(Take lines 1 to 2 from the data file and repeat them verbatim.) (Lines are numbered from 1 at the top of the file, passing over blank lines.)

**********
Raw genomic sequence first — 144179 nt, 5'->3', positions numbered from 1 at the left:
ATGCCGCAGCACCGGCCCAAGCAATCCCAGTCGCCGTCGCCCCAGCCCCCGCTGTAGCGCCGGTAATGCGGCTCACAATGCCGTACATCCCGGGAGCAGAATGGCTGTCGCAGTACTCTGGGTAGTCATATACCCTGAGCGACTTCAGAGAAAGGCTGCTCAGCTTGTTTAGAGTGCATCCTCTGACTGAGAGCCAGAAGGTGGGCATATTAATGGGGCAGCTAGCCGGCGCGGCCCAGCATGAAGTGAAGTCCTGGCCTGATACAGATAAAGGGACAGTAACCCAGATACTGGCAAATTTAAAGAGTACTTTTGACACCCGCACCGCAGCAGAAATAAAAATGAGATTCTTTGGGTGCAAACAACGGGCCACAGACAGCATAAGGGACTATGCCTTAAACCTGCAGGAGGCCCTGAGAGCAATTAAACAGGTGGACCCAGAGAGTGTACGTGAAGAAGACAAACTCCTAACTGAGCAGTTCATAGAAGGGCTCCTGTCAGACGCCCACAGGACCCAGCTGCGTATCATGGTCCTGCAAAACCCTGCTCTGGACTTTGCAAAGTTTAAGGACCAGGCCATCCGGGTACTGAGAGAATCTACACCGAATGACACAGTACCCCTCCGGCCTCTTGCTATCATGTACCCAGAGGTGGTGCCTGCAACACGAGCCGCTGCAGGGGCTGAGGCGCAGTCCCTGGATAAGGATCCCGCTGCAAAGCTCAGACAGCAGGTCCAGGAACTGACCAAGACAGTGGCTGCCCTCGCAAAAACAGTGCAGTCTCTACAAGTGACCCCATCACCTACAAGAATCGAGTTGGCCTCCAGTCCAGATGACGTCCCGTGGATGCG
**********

Raw genomic sequence first — 144179 nt, 5'->3', positions numbered from 1 at the left:
ATGCCGCAGCACCGGCCCAAGCAATCCCAGTCGCCGTCGCCCCAGCCCCCGCTGTAGCGCCGGTAATGCGGCTCACAATGCCGTACATCCCGGGAGCAGAATGGCTGTCGCAGTACTCTGGGTAGTCATATACCCTGAGCGACTTCAGAGAAAGGCTGCTCAGCTTGTTTAGAGTGCATCCTCTGACTGAGAGCCAGAAGGTGGGCATATTAATGGGGCAGCTAGCCGGCGCGGCCCAGCATGAAGTGAAGTCCTGGCCTGATACAGATAAAGGGACAGTAACCCAGATACTGGCAAATTTAAAGAGTACTTTTGACACCCGCACCGCAGCAGAAATAAAAATGAGATTCTTTGGGTGCAAACAACGGGCCACAGACAGCATAAGGGACTATGCCTTAAACCTGCAGGAGGCCCTGAGAGCAATTAAACAGGTGGACCCAGAGAGTGTACGTGAAGAAGACAAACTCCTAACTGAGCAGTTCATAGAAGGGCTCCTGTCAGACGCCCACAGGACCCAGCTGCGTATCATGGTCCTGCAAAACCCTGCTCTGGACTTTGCAAAGTTTAAGGACCAGGCCATCCGGGTACTGAGAGAATCTACACCGAATGACACAGTACCCCTCCGGCCTCTTGCTATCATGTACCCAGAGGTGGTGCCTGCAACACGAGCCGCTGCAGGGGCTGAGGCGCAGTCCCTGGATAAGGATCCCGCTGCAAAGCTCAGACAGCAGGTCCAGGAACTGACCAAGACAGTGGCTGCCCTCGCAAAAACAGTGCAGTCTCTACAAGTGACCCCATCACCTACAAGAATCGAGTTGGCCTCCAGTCCAGATGACGTCCCGTGGATGCG